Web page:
7. Regularly Testing Seed Viability
To ensure that your stored seeds remain viable, it's essential to test their germination rate periodically. This can be done using a simple paper towel test. Here's how:
- Moisten a paper towel and fold it in half.
- Place a small number of seeds (approximately 10) on one half of the paper towel, leaving space between each seed.
- Fold the other half of the paper towel over the seeds, ensuring they are fully covered.
- Place the folded paper towel inside a plastic bag or container and seal it to maintain moisture.
- Keep the container in a warm area and check on the seeds daily for signs of germination.
- Make sure the paper towel remains moist during this time too.
- After approximately 1-2 weeks (it could be a little longer, depending on the seed variety), count the number of seeds that have germinated and calculate the germination rate by dividing the number of germinated seeds by the total number of seeds tested.
Testing seed viability is essential to maintaining a survival seed bank, as it allows you to identify any issues with seed storage conditions or seed quality. You can take corrective action by monitoring the germination rate, such as adjusting storage conditions or replacing seeds, as needed.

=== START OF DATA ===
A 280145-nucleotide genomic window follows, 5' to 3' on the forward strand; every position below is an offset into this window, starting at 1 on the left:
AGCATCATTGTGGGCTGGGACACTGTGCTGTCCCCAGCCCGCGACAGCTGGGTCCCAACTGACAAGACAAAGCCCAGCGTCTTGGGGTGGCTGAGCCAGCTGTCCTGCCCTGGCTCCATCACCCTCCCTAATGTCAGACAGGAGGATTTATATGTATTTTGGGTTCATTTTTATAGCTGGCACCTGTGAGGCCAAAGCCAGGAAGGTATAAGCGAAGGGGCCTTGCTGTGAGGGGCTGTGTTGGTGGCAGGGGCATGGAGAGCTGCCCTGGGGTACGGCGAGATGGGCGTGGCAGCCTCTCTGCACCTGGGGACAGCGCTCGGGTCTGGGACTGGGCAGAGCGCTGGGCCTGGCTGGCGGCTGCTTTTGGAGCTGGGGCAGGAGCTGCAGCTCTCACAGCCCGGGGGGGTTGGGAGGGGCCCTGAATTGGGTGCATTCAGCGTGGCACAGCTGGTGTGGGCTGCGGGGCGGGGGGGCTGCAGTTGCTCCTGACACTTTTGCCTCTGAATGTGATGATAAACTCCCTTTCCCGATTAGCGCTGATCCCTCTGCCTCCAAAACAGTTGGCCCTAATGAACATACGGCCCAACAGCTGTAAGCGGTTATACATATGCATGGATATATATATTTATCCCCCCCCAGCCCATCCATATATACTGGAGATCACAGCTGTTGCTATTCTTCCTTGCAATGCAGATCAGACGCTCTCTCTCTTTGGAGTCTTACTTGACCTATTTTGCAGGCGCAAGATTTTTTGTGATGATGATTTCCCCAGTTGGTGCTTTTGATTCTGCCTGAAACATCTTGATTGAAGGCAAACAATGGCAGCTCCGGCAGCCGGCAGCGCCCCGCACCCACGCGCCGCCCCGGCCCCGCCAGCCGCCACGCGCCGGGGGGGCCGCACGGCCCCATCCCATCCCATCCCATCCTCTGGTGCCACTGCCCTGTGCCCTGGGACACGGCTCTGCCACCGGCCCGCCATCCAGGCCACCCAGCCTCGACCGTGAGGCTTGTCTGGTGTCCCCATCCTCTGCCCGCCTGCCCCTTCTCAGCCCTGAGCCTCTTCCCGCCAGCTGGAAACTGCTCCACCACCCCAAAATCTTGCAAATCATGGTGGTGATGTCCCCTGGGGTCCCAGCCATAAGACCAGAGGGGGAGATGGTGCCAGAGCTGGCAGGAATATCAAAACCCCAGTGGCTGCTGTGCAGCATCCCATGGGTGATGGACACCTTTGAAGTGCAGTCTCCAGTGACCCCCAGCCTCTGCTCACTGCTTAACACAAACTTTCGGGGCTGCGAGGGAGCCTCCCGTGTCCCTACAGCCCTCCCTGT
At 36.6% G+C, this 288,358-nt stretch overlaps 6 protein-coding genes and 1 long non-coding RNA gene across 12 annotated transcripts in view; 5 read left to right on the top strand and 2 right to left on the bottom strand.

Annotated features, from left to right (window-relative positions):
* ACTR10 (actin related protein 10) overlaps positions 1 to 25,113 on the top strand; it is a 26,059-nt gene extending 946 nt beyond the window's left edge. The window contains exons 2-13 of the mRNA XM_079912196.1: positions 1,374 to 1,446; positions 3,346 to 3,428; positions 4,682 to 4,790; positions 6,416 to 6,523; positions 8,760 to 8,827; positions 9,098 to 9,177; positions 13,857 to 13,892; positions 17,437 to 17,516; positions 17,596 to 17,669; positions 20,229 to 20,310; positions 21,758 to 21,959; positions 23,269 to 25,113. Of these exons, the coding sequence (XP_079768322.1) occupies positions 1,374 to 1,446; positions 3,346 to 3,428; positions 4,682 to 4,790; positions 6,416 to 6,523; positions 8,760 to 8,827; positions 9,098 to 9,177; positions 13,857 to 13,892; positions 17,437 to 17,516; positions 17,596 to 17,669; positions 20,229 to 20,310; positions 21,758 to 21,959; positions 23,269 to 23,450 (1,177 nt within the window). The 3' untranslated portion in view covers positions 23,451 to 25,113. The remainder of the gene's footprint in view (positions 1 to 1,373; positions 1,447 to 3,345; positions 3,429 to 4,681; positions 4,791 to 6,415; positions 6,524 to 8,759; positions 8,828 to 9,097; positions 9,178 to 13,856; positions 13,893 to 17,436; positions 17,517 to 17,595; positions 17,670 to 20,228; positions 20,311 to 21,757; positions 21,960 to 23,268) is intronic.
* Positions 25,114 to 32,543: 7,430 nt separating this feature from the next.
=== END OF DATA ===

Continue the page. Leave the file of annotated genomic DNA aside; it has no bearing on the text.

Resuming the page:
8. Rotating Your Seed Stock
Rotating your seed stock is essential to ensure you always have a fresh supply of viable seeds. To do this, use the oldest seeds in your collection first and replenish your stock with new seeds each year. This practice will help maintain your survival seed bank's overall quality and viability. Additionally, rotating your seed stock allows you to evaluate the performance of different plant varieties and adjust your seed selection based on your needs and preferences.
When replenishing your seed stock, consider the following:
Saving seeds from your garden: If you're growing heirloom or open-pollinated plants, you can save seeds from your garden to add to your seed bank. This saves money and helps you preserve seeds that have adapted to your specific growing conditions.
Purchasing seeds from reputable sources: When buying new seeds, purchase them from reputable suppliers to ensure high-quality, viable seeds. Look for companies specializing in heirloom or open-pollinated seeds, as these seeds are ideal for long-term storage and survival gardens. We offer all heirloom vegetable and herb varieties at Gardeners Basics. Most come in a mylar bag already ready for storage.
By following these steps and guidelines, you can create a well-organized, long-lasting survival seed bank that will provide you with a reliable food source in times of crisis. Remember, proper seed selection, storage conditions, and regular testing are crucial for maintaining the viability of your seeds. With some planning and effort, you'll be well on your way to cultivating a bountiful survival garden that can sustain you and your family through challenging times. Now that you know how to store seeds for survival, will you be saving and storing your seeds in case of an emergency?